Monkeypox (MPX) is getting under control as global cases continue to decline. Even in places like U.S., Peru, and Brazil, case growth has plateaued and even decelerated. This. is. fantastic. news. And we have to applaud the gay community for working tirelessly in communication, outreach, and vaccination. But we still have a long way to go. MPX is a very different virus than COVID19, so our goal needs to be containment and nothing less. We can do it.
There have been 24 MPX global deaths, and last week we confirmed the first American death among a severely immunocompromised person in Los Angeles.
In the U.S., the CDC has started releasing rapid data summaries and technical reports. They have been fast, clean, and data driven. This shift in science communication is nothing short of fantastic and I hope a reflection of CDC’s new direction. The reports provide the best picture we have of MPX on a national level.
While we have a national decline in MPX cases, this comes with substantial variation by state. States like OR, VA, and MA are seeing a fast incline in cases, while the original case leaders, like NY and CA, continue to decline in MPX cases.
Unfortunately, this also comes with substantial variation by race and ethnicity, as we continue to see immense inequities in cases, testing, and vaccinations. For example, in New York City, cases among Hispanic people continue to rise while cases among non-Hispanic White people are clearly on the decline.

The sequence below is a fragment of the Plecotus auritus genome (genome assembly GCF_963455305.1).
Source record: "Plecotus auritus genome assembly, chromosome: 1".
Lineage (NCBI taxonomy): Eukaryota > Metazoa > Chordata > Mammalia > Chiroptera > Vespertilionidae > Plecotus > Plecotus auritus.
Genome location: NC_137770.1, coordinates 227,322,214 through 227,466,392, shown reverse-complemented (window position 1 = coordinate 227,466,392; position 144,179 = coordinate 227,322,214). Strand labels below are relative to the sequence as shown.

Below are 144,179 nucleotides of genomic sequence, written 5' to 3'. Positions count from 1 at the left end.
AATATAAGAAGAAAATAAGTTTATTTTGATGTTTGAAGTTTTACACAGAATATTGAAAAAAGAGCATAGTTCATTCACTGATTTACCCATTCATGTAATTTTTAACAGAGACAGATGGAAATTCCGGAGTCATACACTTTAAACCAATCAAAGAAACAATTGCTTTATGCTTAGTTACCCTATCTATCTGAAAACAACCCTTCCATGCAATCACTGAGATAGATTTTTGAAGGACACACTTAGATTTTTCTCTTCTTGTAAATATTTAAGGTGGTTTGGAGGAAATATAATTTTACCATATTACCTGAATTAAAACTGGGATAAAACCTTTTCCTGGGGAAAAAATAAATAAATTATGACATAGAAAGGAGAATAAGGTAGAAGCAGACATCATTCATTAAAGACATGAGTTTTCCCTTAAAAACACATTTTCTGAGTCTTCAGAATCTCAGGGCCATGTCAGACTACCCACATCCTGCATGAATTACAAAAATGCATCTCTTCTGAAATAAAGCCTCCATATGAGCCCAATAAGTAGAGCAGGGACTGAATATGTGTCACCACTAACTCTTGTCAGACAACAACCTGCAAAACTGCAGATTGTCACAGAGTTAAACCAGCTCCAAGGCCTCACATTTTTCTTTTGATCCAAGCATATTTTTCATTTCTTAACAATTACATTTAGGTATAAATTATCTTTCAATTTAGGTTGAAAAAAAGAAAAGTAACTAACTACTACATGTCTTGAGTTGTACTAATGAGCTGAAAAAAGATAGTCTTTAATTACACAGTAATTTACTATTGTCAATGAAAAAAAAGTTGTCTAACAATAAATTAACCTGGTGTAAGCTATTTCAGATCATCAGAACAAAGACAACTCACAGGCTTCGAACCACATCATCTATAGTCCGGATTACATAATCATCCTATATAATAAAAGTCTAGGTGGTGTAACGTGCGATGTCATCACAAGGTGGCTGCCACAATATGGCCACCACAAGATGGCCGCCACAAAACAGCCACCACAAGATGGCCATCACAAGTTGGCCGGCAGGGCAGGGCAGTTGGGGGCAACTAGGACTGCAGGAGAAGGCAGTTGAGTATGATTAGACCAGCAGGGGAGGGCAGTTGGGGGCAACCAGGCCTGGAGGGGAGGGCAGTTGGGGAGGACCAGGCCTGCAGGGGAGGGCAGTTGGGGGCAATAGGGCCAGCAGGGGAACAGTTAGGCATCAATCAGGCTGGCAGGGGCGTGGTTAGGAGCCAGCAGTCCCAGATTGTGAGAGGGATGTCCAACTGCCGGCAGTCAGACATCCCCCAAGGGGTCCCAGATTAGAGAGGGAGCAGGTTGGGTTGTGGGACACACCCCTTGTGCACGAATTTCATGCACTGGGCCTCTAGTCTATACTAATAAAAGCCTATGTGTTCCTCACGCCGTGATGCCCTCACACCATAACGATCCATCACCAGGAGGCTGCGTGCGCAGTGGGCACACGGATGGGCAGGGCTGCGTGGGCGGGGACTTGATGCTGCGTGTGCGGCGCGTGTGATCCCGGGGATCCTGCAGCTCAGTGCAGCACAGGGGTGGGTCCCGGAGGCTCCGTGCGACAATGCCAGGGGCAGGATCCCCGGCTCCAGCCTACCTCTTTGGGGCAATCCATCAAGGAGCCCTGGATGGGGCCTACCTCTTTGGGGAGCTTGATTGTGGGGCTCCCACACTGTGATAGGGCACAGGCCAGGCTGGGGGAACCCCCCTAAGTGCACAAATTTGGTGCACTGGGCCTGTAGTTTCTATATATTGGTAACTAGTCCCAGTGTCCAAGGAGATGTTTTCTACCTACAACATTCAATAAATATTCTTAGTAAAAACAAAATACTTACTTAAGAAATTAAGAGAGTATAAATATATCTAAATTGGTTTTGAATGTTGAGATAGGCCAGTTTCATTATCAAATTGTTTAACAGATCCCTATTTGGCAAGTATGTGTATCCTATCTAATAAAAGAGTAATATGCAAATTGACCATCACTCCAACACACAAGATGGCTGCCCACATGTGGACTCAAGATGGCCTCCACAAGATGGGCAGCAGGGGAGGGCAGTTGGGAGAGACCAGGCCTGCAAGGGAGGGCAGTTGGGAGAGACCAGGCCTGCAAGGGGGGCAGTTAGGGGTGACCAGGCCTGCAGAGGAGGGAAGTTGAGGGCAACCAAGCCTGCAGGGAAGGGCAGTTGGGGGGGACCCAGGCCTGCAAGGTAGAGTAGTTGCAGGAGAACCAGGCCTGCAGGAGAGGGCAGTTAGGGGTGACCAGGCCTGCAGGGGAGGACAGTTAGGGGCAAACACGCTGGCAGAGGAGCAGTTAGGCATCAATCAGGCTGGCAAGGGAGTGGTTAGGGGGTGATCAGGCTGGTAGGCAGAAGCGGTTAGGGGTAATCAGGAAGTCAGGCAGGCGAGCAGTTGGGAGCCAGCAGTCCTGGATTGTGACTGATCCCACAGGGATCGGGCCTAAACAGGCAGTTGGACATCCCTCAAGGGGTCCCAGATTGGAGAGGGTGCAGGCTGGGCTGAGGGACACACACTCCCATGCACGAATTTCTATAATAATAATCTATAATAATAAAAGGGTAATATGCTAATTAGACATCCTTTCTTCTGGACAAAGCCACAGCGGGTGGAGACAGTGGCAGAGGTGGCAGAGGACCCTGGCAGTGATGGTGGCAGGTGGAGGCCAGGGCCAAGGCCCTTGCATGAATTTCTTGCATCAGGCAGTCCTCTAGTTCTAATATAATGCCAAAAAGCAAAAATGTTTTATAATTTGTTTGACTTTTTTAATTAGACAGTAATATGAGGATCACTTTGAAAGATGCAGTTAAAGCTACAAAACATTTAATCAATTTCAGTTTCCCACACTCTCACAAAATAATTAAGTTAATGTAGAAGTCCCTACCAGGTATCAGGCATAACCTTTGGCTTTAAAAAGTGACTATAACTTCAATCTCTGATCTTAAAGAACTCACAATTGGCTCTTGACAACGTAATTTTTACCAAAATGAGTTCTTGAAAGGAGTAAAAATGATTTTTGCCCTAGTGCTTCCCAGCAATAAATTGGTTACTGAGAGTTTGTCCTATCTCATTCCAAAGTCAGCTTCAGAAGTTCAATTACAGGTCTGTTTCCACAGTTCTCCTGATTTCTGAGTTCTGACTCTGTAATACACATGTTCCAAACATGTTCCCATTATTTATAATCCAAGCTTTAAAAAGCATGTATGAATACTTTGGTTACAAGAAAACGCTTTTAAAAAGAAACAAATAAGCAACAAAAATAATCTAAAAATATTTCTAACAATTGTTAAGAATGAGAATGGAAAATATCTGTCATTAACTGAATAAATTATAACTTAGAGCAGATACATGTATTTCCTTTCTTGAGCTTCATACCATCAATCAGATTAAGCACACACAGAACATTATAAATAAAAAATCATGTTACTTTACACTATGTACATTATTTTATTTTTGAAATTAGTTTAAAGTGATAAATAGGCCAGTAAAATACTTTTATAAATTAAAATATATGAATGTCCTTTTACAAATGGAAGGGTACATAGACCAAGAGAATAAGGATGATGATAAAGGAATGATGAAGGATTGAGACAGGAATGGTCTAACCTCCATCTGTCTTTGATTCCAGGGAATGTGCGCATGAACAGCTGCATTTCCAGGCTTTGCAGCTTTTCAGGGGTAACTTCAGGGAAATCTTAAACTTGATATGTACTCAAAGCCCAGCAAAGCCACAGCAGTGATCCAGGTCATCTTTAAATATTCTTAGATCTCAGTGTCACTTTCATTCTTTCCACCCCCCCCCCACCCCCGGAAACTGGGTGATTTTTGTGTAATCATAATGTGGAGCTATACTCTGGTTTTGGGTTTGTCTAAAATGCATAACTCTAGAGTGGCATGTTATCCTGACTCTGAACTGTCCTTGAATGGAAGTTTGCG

North Carolina’s last equity report showed a clear vaccine allocation imbalance: 70% of cases were among Black men and Black residents only received 24% of vaccinations. This calls for more culturally nuanced vaccine education, outreach, and behavioral communication. I’m excited to hear what CDC’s new initiative, the MPX Vaccine Equity Pilot, will offer.
Global signs continue to point to an MPX outbreak among men who have sex with men (MSM), with WHO data showing 95% of cases as MSM. In the latest U.S. technical report, cases among men who have not had sex with men are increasing. Interestingly, female cases are not also increasing. This unusual pattern is probably due to the y-axis—the number of cases among MSM are decreasing so other categories are increasing. But only detailed contact tracing data can help us understand whether MPX is infiltrating other social networks.
According to the Global Polio Eradication Initiative, the paralytic case in New York last month is genetically linked to two cases in Israel and one case in London. This suggests a large, international, and silent outbreak.